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Using Communication Supports to Enhance Communication Effectiveness of People with Severely Dysarthric Speech

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Speech supplementation strategies improve spoken communication for people with motor speech disorders by augmenting or supplementing the acoustic speech signal with additional cues or strategies that may increase intelligibility, comprehensibility, or computer speech recognition

Alphabet Supplementation consistently improved sentence intelligibility outcomes for speakers with motor speech disorders Across the severity range, the impact on sentence intelligibility is approximately 26% and on word intelligibility is (11%)

Contextual Supplementation involves the use of words, phases, or contextually rich photographs to establish and maintain the topics in conversational interactions involving speakers with severe dysarthria. Previous research has documented the impact of topic supplementation on word (28%) and sentence (11%) intelligibility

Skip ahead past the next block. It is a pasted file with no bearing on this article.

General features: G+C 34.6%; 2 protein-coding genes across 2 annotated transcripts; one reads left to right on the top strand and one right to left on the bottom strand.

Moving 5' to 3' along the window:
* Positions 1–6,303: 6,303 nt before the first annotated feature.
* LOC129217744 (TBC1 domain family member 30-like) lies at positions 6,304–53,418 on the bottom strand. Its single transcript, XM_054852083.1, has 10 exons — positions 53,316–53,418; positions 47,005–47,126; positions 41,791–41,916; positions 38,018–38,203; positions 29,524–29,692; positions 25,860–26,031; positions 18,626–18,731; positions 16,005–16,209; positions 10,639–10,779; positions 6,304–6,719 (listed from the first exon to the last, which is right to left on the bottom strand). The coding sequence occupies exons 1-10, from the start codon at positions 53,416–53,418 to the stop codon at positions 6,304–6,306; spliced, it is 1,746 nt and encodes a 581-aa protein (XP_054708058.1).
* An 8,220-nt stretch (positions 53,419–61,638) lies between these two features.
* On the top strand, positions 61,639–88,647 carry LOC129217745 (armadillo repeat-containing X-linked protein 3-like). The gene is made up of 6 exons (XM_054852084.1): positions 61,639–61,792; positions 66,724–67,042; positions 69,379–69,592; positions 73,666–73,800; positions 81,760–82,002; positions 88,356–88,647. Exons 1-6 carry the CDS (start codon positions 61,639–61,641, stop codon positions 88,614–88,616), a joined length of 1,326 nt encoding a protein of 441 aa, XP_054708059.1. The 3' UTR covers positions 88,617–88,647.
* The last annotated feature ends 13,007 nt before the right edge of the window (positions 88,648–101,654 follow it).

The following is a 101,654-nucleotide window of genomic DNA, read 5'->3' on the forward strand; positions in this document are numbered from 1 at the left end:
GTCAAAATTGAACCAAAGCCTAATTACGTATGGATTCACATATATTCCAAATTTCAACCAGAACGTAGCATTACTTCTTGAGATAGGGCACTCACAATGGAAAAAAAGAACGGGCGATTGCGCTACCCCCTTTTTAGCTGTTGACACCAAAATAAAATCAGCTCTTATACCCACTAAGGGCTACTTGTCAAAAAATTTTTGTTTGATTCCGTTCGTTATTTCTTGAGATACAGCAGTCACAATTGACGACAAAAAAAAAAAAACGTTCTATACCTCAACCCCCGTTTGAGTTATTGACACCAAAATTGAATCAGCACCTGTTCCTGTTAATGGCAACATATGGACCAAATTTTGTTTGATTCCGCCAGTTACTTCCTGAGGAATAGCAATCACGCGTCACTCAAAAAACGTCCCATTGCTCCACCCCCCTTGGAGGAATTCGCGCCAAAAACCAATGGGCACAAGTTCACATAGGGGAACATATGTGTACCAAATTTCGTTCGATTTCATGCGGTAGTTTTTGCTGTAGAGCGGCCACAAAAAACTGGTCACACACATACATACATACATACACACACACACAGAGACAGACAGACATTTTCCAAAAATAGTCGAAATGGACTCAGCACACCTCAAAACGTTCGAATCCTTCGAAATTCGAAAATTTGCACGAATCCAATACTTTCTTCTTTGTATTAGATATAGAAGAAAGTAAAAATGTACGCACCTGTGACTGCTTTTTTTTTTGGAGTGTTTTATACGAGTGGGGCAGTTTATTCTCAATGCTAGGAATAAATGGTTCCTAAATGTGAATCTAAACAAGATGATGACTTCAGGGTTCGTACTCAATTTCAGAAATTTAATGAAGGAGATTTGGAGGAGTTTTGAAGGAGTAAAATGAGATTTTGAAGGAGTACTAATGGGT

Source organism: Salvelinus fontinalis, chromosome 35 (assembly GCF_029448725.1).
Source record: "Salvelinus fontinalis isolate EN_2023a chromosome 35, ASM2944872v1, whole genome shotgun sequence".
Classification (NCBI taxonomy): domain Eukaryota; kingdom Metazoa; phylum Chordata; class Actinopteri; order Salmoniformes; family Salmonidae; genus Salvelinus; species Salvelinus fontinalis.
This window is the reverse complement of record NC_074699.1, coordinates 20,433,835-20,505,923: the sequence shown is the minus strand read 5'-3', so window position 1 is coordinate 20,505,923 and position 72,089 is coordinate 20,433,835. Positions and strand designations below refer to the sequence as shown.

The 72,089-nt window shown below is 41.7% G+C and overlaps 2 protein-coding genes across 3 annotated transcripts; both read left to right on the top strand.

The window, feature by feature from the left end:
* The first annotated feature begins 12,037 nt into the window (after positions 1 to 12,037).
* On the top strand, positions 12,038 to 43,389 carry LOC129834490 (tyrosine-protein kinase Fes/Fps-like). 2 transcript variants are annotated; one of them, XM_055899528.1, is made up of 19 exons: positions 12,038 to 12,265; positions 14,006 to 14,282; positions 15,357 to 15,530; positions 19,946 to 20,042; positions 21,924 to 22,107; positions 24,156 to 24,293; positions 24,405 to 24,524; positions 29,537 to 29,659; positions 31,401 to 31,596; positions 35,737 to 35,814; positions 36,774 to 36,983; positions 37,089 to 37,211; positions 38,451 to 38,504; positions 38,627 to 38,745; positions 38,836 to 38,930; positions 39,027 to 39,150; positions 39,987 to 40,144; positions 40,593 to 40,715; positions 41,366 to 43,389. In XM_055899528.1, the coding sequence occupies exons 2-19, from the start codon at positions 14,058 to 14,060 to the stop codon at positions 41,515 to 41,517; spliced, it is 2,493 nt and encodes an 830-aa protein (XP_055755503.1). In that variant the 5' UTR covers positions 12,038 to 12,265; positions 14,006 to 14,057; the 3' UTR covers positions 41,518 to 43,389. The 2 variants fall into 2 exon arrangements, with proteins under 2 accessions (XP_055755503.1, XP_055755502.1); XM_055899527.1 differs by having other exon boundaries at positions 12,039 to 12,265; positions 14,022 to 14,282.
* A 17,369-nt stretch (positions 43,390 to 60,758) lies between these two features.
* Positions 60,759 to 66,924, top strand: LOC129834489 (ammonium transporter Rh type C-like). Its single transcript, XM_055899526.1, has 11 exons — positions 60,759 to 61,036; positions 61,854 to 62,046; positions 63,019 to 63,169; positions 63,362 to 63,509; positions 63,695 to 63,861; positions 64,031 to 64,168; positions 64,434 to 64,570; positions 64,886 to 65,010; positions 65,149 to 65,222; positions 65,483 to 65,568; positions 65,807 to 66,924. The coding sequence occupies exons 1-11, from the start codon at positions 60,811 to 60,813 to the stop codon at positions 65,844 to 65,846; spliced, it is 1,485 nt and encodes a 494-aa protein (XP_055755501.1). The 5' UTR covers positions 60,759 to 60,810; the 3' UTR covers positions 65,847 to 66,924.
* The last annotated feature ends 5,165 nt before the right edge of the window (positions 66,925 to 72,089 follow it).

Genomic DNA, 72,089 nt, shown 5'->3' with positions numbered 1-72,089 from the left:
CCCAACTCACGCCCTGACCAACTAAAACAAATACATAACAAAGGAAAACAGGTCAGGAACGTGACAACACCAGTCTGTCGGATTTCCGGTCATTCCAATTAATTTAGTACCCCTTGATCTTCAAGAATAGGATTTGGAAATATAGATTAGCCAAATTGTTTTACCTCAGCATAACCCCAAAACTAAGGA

Use of AAC Technology and Strategies to Supplement Speech Performance Effectiveness data from several recent studies will be presented that incorporates AAC applications from mobile technology tablets to support alphabet, topic, and photographic speech supplementation.

Speech Recognition Accuracy resulting from the use of standard commercially available ASR systems has been the highest and most consist for speakers with mild dysarthria; while being much less effectively with moderate and severely dysarthric speakers. The supplemented speech recognition system (SSR) developed by Hosom and colleagues (2010) and Fager and colleagues (2010) incorporates first letter alphabet supplementation, word prediction, as well as personalized speech processing models based on individualized speech samples.


David Beukelman    
Madonna Rehabilitation Hospital
United States

Susan Fager    
Madonna Rehabilitation Hospital
United States


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